Trends in perinatal health after assisted reproduction: a Nordic study from the CoNARTaS group
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STUDY QUESTIONS Has the perinatal outcome of children conceived after assisted reproductive technology (ART) improved over time?
SUMMARY ANSWER The perinatal outcomes in children born after ART have improved over the last 20 years, mainly due to the reduction of multiple births.
WHAT IS KNOWN AND WHAT THIS PAPER ADDS A Swedish study has shown a reduction in unwanted outcomes over time in children conceived after ART. Our analyses based on data from more than 92 000 ART children born in four Nordic countries confirm these findings.
STUDY DESIGN Nordic population-based matched cohort study with ART outcome and health data from Denmark, Finland, Norway and Sweden.
PARTICIPANTS, SETTING AND METHODS We analysed the perinatal outcome of 62 379 ART singletons and 29 758 ART twins, born from 1988 to 2007 in four Nordic countries. The ART singletons were compared with a control group of 362 215 spontaneously conceived singletons. Twins conceived after ART were compared with all spontaneously conceived twins (n = 122 763) born in the Nordic countries during the study period. The rates of several adverse perinatal outcomes were stratified into the time periods: 1988–1992; 1993–1997; 1998–2002 and 2003–2007 and presented according to multiplicity.
MAIN RESULTS AND ROLE OF CHANCE For singletons conceived after ART, a remarkable decline in the risk of being born preterm and very preterm was observed. The proportion of ART singletons born with a low and very low birthweight also decreased. Finally, the stillbirth and infant death rates have declined among both ART singletons and twins. Throughout the 20 year period, fewer ART twins were stillborn or died during the first year of life compared with spontaneously conceived twins, presumably due to the lower proportion of monozygotic twins among the ART twins.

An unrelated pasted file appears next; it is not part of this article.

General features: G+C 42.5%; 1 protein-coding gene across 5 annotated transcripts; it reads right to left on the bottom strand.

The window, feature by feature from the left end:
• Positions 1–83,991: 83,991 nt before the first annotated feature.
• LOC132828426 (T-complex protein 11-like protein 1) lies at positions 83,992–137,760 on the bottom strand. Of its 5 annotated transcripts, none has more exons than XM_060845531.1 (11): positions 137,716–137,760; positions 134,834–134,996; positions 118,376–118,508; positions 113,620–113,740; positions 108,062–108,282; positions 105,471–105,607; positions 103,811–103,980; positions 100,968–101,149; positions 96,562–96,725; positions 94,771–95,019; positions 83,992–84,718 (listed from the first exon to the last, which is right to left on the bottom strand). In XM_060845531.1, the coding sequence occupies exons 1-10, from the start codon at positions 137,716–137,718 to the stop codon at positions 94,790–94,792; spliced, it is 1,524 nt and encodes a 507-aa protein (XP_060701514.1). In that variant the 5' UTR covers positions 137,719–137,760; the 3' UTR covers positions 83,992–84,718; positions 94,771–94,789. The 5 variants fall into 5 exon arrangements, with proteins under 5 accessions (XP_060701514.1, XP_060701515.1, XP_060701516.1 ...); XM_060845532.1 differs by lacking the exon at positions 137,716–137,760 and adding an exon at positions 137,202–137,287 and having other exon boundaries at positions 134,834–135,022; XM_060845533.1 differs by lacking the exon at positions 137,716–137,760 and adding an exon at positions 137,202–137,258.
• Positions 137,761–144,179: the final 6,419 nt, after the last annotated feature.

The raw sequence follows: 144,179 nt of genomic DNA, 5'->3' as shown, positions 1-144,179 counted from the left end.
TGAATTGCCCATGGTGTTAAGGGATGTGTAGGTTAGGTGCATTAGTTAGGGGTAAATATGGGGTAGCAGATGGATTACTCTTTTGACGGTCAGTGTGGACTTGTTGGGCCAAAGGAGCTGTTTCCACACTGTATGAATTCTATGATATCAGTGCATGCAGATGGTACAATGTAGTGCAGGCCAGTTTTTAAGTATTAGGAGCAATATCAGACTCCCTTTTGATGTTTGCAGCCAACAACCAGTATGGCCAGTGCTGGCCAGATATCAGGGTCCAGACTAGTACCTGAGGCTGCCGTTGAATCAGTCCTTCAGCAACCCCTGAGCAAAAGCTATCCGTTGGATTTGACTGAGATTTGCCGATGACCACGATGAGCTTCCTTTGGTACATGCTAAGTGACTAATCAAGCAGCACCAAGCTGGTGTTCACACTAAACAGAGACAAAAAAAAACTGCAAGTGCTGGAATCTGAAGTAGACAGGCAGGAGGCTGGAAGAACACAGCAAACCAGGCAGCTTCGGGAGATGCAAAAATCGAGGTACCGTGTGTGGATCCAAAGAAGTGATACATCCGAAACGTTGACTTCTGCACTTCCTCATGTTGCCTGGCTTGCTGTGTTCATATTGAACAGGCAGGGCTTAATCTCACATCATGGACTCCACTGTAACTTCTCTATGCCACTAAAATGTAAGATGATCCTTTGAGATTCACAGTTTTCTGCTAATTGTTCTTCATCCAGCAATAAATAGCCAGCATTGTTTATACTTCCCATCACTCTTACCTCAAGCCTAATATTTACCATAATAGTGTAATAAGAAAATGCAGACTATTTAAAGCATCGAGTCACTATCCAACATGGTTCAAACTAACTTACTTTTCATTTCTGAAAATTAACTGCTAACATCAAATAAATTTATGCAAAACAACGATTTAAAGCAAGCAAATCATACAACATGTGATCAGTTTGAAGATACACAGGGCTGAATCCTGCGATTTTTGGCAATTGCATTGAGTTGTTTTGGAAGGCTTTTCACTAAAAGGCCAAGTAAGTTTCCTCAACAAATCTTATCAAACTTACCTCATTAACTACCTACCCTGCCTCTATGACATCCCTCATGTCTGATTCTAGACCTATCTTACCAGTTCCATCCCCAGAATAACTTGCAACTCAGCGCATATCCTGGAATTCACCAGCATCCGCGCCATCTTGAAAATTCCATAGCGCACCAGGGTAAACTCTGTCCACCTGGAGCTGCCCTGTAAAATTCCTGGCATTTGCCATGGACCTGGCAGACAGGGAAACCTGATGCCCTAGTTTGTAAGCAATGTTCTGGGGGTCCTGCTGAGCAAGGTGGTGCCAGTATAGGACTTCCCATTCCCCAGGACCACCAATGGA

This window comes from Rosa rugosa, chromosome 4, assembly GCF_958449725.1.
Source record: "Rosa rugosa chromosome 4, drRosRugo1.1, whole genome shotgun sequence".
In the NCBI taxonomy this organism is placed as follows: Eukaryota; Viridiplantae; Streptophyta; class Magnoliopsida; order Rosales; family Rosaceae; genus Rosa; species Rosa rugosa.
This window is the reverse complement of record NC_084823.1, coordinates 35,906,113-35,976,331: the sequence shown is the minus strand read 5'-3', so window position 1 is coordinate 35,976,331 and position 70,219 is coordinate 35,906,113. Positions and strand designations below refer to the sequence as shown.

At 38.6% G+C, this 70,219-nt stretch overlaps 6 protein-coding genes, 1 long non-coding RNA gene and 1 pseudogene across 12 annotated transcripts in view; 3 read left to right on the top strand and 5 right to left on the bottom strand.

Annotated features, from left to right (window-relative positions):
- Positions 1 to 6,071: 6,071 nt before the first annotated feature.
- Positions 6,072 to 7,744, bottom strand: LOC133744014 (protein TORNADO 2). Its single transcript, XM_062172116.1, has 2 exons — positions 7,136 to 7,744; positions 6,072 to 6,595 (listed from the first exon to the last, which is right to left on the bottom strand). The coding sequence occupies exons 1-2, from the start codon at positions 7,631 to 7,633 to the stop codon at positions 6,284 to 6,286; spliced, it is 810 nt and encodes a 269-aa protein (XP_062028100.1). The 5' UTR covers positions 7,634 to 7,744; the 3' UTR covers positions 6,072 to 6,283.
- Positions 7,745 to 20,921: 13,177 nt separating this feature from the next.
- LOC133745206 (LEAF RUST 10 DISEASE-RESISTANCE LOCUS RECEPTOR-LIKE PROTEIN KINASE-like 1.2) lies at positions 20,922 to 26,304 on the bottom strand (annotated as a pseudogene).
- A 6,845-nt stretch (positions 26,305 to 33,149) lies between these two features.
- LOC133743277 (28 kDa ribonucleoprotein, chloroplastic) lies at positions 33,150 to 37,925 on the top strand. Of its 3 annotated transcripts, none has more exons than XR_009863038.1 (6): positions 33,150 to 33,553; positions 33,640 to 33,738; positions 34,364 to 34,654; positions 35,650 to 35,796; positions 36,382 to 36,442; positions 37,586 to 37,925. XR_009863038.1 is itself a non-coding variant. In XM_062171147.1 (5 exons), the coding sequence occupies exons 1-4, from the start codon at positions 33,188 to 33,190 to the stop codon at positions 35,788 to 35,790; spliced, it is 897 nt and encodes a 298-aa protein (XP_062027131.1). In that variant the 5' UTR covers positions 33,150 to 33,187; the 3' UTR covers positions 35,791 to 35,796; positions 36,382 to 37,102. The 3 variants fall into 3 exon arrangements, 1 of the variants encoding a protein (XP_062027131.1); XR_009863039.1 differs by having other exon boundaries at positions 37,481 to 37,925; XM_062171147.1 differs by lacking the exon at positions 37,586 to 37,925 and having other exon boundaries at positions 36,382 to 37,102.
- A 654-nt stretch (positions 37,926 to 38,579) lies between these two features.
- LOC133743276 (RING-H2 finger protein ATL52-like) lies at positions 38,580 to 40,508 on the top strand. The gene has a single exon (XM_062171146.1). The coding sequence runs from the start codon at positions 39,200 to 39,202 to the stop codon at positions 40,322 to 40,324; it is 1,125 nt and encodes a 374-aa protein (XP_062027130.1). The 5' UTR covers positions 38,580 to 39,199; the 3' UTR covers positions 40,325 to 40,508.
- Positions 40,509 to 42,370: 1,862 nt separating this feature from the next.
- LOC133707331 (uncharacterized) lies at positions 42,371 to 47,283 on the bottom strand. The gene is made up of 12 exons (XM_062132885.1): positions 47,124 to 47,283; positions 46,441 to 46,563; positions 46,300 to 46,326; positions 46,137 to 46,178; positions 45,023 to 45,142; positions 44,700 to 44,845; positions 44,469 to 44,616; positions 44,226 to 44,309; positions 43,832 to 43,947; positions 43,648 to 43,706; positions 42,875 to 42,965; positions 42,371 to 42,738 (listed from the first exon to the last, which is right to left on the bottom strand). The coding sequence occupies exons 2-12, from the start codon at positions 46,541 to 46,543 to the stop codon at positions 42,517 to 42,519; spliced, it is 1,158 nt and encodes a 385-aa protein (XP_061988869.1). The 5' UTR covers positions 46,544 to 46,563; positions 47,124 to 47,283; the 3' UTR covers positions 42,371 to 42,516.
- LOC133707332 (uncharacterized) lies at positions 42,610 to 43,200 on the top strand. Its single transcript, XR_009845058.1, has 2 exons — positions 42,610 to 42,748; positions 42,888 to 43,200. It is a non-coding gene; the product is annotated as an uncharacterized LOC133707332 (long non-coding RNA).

LIMITATIONS, REASONS FOR CAUTION We were not able to adjust for some potential confounders such as BMI, smoking, length or cause of infertility. The Nordic ART populations have changed over time, and in recent years, both less as well as severely reproductive ill couples are being treated. This may have affected the observed trends.
WIDER IMPLICATIONS OF THE FINDINGS It is assuring that data from four countries confirm an overall improvement over time in the perinatal outcomes of children conceived after ART. Furthermore, data show the beneficial effect of single embryo transfer, not only in regard to lowering the rate of multiples but also concerning the health of singletons.
STUDY FUNDING/COMPETING INTEREST(S) The European Society for Human Reproduction and Embryology (ESHRE), the University of Copenhagen and the Danish Agency for Science, Technology and Innovation has supported the project. The CoNARTaS group has received travel and meeting funding from the Nordic Federation of Obstetrics and Gynecology (NFOG). None of the authors has any competing interests to declare.
|Status||Udgivet - mar. 2015|